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Another season of crows, another year of hazing

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Just about everything about crows fascinates Cody L. Baciuska.

Except their tendency to invade urban areas like the city of Watertown. Then it’s his job to get rid of them.

Mr. Baciuska, a wildlife biologist with Loomacres Wildlife Management, Warnerville, and a co-worker were armed at dusk Thursday with a variety of tools to disrupt the 20,000 to 25,000 crows that have made Watertown their home this season.

They spent about three hours hazing crows and planned to return tonight. And they probably will be back Thursday and Friday of next week.

A little smaller roost than last year’s, the crows have been spending their nights mainly in trees and on building roofs and houses north of the Black River. Smaller roosts also have been spotted in wooded fields behind the Price Chopper plaza off Arsenal Street, Mr. Baciuska said.

The crows have not been hanging out near the Jefferson County Historical Society and other nearby downtown buildings as they have in previous years.

Mr. Baciuska was surprised by the change in roosting location from last year.

“I wish I could give you an answer,” he said. “They’re starting out a little different this year.”

Crows are the smartest of all the bird species, Mr. Baciuska said. They can communicate with each other and teach others what to do, he said. That’s why they travel in groups.

“They’re really incredibly amazing birds,” he said.

This season, they are coming into the city mainly from the southeast. No one really knows why they like urban settings, but cities are a little warmer than the country, he said. Trees are also in tighter groups than in the country.

In November, the Watertown City Council expressed concerns about health and safety issues. Crows leave droppings on sidewalks, vehicles and buildings and seemingly all over some city neighborhoods. The city is paying Loomacres $14,506 on a three-year contract to haze them.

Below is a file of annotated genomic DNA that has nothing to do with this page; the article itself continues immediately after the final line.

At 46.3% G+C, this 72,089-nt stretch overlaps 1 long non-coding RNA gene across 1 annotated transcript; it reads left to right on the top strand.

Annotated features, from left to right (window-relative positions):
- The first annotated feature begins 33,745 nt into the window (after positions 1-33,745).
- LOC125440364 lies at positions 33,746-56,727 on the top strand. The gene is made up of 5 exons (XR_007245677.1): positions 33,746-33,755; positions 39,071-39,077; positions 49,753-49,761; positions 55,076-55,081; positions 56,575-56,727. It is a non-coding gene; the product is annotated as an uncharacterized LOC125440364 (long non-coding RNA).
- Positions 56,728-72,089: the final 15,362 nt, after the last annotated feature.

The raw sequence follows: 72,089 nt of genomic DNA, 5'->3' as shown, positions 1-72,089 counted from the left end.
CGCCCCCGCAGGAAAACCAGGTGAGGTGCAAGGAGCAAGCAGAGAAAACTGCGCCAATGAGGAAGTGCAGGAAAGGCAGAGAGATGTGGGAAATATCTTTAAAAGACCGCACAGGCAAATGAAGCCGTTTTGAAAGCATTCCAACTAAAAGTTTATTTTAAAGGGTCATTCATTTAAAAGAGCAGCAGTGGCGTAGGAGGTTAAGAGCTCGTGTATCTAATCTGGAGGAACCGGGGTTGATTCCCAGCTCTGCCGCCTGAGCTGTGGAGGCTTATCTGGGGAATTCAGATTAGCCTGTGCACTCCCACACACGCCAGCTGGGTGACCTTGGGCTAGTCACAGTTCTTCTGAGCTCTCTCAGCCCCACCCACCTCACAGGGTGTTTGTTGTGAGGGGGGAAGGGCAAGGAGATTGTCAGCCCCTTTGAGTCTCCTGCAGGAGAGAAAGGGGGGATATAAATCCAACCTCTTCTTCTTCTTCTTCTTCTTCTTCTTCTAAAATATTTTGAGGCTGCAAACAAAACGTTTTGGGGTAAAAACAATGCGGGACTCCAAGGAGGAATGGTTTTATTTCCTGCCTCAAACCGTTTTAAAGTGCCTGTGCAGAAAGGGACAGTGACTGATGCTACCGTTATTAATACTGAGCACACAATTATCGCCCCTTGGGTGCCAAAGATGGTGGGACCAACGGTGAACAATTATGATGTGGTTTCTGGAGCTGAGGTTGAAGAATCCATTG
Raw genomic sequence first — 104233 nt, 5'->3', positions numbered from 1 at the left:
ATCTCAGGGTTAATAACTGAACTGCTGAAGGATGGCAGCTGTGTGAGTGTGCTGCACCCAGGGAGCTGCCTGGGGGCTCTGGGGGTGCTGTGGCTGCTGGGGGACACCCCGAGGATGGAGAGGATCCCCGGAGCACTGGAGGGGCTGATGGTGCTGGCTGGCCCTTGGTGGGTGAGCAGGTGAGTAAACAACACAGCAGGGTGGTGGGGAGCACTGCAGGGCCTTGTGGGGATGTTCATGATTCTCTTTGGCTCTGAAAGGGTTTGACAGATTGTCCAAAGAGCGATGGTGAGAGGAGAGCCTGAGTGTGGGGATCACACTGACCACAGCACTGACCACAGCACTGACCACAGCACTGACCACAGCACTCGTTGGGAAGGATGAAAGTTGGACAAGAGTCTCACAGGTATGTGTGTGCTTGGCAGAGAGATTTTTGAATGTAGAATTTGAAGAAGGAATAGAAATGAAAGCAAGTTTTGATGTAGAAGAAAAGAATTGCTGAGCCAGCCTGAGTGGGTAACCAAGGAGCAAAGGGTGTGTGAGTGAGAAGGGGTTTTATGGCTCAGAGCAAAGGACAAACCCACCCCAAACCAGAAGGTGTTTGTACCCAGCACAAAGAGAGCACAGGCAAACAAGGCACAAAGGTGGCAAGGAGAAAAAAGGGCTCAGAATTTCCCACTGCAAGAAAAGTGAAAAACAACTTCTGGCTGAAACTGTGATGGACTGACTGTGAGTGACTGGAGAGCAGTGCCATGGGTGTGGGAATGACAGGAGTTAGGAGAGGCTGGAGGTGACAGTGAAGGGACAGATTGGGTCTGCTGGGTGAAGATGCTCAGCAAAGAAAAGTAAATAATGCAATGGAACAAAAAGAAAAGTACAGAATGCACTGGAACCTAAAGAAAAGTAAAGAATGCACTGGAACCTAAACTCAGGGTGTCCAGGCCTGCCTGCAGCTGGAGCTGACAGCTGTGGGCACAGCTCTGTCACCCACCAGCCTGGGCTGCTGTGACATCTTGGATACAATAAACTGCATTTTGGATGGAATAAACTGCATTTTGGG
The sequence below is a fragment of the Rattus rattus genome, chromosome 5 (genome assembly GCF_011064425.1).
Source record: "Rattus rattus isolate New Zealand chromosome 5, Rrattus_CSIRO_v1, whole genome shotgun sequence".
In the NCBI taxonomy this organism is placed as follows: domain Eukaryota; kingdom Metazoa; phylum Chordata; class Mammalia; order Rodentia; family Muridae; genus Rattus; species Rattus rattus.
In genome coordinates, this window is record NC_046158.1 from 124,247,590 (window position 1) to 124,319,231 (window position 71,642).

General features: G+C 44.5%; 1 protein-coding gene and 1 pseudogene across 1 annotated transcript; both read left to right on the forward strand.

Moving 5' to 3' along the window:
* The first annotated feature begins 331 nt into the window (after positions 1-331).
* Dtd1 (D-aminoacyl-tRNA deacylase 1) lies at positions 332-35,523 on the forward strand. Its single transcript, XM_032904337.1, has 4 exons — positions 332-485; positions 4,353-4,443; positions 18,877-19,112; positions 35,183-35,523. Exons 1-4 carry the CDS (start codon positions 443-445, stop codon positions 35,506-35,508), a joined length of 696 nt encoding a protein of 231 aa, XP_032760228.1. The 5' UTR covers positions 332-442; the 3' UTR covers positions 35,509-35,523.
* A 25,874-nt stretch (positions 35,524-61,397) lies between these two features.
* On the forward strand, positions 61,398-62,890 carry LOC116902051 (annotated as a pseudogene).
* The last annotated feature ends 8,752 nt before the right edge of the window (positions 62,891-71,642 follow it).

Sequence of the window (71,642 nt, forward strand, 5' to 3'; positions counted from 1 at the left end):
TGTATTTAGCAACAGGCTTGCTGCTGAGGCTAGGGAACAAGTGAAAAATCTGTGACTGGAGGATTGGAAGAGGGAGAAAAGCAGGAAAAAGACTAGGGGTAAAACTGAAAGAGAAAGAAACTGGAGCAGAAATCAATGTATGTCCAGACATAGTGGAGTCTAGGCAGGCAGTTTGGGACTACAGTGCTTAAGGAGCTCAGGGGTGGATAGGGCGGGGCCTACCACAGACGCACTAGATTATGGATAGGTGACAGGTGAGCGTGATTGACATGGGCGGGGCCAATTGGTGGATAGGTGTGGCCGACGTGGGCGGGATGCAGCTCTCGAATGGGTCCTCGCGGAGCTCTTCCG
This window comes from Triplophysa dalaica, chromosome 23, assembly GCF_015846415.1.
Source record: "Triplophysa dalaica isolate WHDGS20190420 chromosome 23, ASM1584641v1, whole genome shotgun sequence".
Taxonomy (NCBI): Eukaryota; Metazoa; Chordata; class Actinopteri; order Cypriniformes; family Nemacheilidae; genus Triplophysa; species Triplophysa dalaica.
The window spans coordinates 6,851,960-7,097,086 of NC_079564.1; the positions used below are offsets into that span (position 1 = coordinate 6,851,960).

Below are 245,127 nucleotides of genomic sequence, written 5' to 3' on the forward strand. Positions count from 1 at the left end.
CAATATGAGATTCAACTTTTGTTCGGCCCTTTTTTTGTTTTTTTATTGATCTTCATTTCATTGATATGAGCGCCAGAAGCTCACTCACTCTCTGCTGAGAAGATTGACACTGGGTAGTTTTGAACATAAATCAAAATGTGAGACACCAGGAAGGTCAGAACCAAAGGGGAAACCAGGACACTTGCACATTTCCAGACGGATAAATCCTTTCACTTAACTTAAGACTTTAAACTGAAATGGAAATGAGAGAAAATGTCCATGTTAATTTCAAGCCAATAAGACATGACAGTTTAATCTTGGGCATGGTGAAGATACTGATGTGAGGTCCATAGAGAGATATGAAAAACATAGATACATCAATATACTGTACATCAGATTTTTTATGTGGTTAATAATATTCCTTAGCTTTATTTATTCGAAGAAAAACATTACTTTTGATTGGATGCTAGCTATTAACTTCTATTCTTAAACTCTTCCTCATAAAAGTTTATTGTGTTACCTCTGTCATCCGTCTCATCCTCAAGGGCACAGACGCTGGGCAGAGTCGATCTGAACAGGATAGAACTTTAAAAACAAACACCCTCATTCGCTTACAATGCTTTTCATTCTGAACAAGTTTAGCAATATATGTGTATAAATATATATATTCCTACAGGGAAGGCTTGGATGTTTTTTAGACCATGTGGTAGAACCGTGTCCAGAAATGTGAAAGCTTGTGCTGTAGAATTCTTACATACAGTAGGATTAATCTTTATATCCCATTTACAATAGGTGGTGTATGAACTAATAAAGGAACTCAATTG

On Thursday, the two wildlife biologists were trying to disrupt the crows in smaller groups and eventually drive them out into the country, away from city neighborhoods. In their arsenal, they had pyrotechnics with a loud bang like an M-80, recordings of distressed crows and high-powered lasers to shoo them away.

There are no immediate plans to use lethal means, such as shooting a few birds with high-powered air rifles to scare the others away, Mr. Baciuska said. If the other hazing methods do not work, the biologists intend to talk to city officials about using the air rifles as a last resort.

But Councilman Joseph M. Butler Jr., who has been a proponent of lethal means, said Thursday night he hopes they will pull out the air rifles to scare the birds away.

“I think we have to be as aggressive as we can to protect property,” he said.

Early in Thursday’s hazing, Mr. Baciuska was battling with about 1,500 crows near a parking lot off Mechanic Street and behind the Burger King and Wendy’s restaurants on State Street. Each time he used the pyrotechnics, the birds ruffled their feathers and flew from the trees. But they returned, until the loud bang moved them again.

A while later, the tree limbs at the Historical Society building were covered with crows.

Mr. Baciuska surmised they might head there after the hazing began.

But, he warned, crows beware; he’ll be on their tails.

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